Regarding my original comment above, with a single exception it all remains in good standing according to the study I've reviewed. The one exception is the statement indicating they have thus far experienced only one death due to COVID-19 in the month of August. This was a piece of information I heard from a separate source, a standard top-of-the-hour news item. I now suspect I misunderstood this bit of information for I've been unable to verify it and in fact have since read information contradicting it. So place this one bit of information in a more doubtful light. Everything else I mentioned, however, remain in good standing - is confirmed in the study read. (And the "Other data supports this conclusion as well." statement refers to the high degree of herd immunity they have apparently achieved, and achieved without the draconian measures, the policy-over-reach we've been subjected to.

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Michael Bond
on August 14, 2020 at 17:55:49 pm

“Camus was half right about that.”

Given the fact that it is unusual for a virus to target specifically the elderly, and those who are immune compromised, it would be helpful to know first and foremost, whether this virus was created in a lab, accidentally or intentionally, or if it evolved naturally.

https://pubmed.ncbi.nlm.nih.gov/29594459/

https://www.msn.com/en-ae/news/other/state-department-cables-warned-of-safety-issues-at-wuhan-lab-studying-bat-coronaviruses/ar-BB12EUKU

https://arxiv.org/pdf/2003.12191.pdf

I also wonder how hepcidin in animals differs from human hepcidin and whether that information might be helpful in determining whether something manipulated in the lab resulted in the creation of a novel coronavirus.

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Nancy
on August 17, 2020 at 00:57:08 am

From an 8/13/20 RCP column, a quote from Angelo Codevilla, no mean observer and analyst, sums up our CCP virus experience all too well:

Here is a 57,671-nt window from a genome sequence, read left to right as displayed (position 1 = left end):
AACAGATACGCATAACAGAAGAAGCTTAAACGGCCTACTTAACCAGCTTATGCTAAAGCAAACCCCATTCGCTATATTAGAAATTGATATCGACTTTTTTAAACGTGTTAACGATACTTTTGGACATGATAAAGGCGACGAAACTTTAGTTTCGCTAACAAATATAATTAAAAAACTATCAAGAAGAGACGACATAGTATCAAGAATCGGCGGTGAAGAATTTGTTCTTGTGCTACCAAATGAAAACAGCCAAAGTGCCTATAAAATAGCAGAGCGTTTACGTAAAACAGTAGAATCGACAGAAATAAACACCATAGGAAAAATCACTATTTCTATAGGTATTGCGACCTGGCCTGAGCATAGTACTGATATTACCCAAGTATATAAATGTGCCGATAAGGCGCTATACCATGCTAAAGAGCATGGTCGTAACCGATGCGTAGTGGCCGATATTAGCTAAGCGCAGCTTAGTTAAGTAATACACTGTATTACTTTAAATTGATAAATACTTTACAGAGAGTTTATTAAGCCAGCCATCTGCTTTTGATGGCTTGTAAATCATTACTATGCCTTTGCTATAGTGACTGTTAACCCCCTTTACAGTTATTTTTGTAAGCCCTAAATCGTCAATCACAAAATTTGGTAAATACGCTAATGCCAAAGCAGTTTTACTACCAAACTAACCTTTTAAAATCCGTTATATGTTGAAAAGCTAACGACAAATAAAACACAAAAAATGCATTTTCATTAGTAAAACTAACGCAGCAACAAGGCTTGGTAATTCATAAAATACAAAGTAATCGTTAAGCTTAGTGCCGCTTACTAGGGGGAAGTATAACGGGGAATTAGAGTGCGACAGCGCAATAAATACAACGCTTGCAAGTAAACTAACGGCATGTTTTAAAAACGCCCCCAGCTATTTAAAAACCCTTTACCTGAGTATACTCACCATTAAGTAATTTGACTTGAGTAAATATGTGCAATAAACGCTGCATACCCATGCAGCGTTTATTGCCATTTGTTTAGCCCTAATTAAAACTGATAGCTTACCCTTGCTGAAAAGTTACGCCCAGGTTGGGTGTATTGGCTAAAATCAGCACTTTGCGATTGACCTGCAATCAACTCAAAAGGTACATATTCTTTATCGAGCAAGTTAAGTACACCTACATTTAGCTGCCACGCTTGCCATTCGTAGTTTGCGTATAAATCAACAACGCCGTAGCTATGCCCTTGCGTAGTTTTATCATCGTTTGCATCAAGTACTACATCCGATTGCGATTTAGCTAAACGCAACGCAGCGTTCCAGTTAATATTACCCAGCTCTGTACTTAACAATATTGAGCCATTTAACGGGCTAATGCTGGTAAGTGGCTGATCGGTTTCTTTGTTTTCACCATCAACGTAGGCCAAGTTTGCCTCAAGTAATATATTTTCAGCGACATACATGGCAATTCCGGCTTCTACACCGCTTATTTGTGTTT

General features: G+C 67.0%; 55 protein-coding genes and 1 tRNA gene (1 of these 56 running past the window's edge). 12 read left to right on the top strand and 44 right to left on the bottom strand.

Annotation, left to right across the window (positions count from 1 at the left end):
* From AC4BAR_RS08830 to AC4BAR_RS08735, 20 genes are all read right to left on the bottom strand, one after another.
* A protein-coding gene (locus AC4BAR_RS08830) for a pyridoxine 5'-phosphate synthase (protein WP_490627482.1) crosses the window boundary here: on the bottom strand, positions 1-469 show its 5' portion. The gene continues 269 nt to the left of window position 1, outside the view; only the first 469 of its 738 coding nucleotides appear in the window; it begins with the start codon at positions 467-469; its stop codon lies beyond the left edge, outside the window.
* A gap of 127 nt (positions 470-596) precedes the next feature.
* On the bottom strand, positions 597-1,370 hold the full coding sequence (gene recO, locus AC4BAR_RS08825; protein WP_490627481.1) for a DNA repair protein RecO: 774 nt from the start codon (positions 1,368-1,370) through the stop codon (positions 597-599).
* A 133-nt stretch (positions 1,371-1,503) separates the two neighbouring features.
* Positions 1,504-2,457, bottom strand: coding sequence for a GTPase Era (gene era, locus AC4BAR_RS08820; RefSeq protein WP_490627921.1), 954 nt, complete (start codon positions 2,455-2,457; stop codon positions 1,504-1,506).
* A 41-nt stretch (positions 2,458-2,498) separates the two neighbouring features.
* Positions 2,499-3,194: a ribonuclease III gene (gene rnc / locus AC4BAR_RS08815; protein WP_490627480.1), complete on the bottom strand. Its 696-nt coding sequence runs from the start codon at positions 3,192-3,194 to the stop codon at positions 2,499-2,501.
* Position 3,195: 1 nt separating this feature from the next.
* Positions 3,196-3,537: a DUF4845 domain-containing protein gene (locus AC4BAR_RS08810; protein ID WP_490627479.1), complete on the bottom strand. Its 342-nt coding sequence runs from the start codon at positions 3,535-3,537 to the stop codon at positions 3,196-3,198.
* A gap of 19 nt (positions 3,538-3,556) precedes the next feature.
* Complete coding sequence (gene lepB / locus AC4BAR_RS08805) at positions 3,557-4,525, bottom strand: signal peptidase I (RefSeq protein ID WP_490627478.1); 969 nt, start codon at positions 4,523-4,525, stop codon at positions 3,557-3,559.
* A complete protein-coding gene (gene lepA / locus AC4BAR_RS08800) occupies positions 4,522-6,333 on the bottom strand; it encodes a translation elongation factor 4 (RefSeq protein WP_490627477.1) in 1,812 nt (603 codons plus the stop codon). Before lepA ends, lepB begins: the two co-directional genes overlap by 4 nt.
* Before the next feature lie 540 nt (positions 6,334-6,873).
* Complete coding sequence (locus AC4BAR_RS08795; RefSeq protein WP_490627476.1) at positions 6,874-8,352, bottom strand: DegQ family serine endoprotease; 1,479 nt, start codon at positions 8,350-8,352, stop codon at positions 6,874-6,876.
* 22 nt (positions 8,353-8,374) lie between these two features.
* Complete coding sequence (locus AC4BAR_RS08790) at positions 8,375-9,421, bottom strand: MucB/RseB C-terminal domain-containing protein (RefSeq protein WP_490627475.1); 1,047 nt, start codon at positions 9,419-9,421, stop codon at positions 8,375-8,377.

"What history will record as the great COVID coup of 2020 is based on lies and fear manufactured by America’s ruling class—led by the Democratic Party and aided by the complaisance of most Republican politicians."

And so we remain under the thrall and subjection of our political overlords. This is also why Camus's work doesn't serve to help us much at all, the novel features nothing like the overarching political manipulations we have been subjected to, and (seemingly) uncomprehendingly so by the greater part of the population. Though the upcoming election may serve as something of a barometer in this regard.

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Michael Bond
on August 21, 2020 at 17:33:17 pm

The majority who have tested positive for Covid 19, and thus we can assume have been exposed to the virus, have little or mild symptoms. I wonder what the missing link is that makes this fatal to some, while others have little or mild symptoms. Is anyone studying those who have had a fatal reaction with those who had only mild symptoms to see what that missing link might be? Is it possible that there is something that, in addition to being exposed to Covid 19, like a toxin of some sort, or some type of medicine, that, when combined with Covid 19, may be responsible for causing such a toxic reaction?

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ND
on August 21, 2020 at 17:37:38 pm

For example:

“ In medicine, cyanide can be found in the widely used anti-hypertensive, sodium nitroprusside, each molecule of which contains 5 molecules of cyanide. The most common cause of cyanide poisoning is smoke inhalation in fires.”

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ND
on August 24, 2020 at 16:02:34 pm

Does anyone else who travels here, find it interesting to note:

https://www.sciencemag.org/news/2020/08/pandemic-appears-have-spared-africa-so-far-scientists-are-struggling-explain-why

https://www.mayoclinic.org/drugs-supplements/hydroxychloroquine-oral-route/proper-use/drg-20064216

https://www.google.com/search?q=hydroxychloroquine+and+cholinesterase+inhibitors&ie=UTF-8&oe=UTF-8&hl=en-us&client=safari

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ND
on August 26, 2020 at 10:36:03 am

https://iai.asm.org/content/71/12/6693

Interesting video that raises the question why questions regarding Proportionality and Statistics have neither been raised or investigated.

https://www.youtube.com/watch?v=X21UboS93qc - H/T Br. Bugnolo

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ND